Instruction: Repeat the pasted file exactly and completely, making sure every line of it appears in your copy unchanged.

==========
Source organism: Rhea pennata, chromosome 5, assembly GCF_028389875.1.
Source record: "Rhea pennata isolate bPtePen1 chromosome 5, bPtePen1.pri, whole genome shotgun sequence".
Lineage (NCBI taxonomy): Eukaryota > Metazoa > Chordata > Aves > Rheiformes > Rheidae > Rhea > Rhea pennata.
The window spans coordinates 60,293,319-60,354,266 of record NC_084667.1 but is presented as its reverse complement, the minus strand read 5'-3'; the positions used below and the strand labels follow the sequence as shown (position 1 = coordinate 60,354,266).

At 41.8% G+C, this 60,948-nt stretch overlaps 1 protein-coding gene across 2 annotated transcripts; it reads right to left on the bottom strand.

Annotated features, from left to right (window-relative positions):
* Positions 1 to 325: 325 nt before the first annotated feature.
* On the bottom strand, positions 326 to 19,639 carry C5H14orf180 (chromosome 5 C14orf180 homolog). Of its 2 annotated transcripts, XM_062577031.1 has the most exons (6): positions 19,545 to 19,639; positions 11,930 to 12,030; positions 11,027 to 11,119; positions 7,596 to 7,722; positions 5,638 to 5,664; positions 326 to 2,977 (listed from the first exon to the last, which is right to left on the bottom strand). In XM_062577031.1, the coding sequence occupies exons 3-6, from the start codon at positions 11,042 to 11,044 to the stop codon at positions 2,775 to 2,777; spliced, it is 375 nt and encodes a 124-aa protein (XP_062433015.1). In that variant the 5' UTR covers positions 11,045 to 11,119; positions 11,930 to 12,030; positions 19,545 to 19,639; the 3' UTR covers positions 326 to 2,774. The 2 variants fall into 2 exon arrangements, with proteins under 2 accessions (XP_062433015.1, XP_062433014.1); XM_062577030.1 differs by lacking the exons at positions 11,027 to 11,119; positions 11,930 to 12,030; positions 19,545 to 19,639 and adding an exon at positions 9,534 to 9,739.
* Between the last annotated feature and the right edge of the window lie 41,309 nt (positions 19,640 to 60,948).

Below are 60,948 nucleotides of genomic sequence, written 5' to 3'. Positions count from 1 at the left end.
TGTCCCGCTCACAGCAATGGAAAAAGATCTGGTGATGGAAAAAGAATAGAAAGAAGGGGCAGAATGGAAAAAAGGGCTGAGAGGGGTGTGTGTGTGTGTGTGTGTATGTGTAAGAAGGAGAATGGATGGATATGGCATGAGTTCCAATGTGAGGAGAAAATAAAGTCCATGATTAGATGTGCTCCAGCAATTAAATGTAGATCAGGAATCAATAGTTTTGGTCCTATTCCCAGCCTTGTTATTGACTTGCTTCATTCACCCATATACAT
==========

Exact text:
Source organism: Rhea pennata, chromosome 5, assembly GCF_028389875.1.
Source record: "Rhea pennata isolate bPtePen1 chromosome 5, bPtePen1.pri, whole genome shotgun sequence".
Lineage (NCBI taxonomy): Eukaryota > Metazoa > Chordata > Aves > Rheiformes > Rheidae > Rhea > Rhea pennata.
The window spans coordinates 60,293,319-60,354,266 of record NC_084667.1 but is presented as its reverse complement, the minus strand read 5'-3'; the positions used below and the strand labels follow the sequence as shown (position 1 = coordinate 60,354,266).

At 41.8% G+C, this 60,948-nt stretch overlaps 1 protein-coding gene across 2 annotated transcripts; it reads right to left on the bottom strand.

Annotated features, from left to right (window-relative positions):
* Positions 1 to 325: 325 nt before the first annotated feature.
* On the bottom strand, positions 326 to 19,639 carry C5H14orf180 (chromosome 5 C14orf180 homolog). Of its 2 annotated transcripts, XM_062577031.1 has the most exons (6): positions 19,545 to 19,639; positions 11,930 to 12,030; positions 11,027 to 11,119; positions 7,596 to 7,722; positions 5,638 to 5,664; positions 326 to 2,977 (listed from the first exon to the last, which is right to left on the bottom strand). In XM_062577031.1, the coding sequence occupies exons 3-6, from the start codon at positions 11,042 to 11,044 to the stop codon at positions 2,775 to 2,777; spliced, it is 375 nt and encodes a 124-aa protein (XP_062433015.1). In that variant the 5' UTR covers positions 11,045 to 11,119; positions 11,930 to 12,030; positions 19,545 to 19,639; the 3' UTR covers positions 326 to 2,774. The 2 variants fall into 2 exon arrangements, with proteins under 2 accessions (XP_062433015.1, XP_062433014.1); XM_062577030.1 differs by lacking the exons at positions 11,027 to 11,119; positions 11,930 to 12,030; positions 19,545 to 19,639 and adding an exon at positions 9,534 to 9,739.
* Between the last annotated feature and the right edge of the window lie 41,309 nt (positions 19,640 to 60,948).

Below are 60,948 nucleotides of genomic sequence, written 5' to 3'. Positions count from 1 at the left end.
TGTCCCGCTCACAGCAATGGAAAAAGATCTGGTGATGGAAAAAGAATAGAAAGAAGGGGCAGAATGGAAAAAAGGGCTGAGAGGGGTGTGTGTGTGTGTGTGTGTATGTGTAAGAAGGAGAATGGATGGATATGGCATGAGTTCCAATGTGAGGAGAAAATAAAGTCCATGATTAGATGTGCTCCAGCAATTAAATGTAGATCAGGAATCAATAGTTTTGGTCCTATTCCCAGCCTTGTTATTGACTTGCTTCATTCACCCATATACAT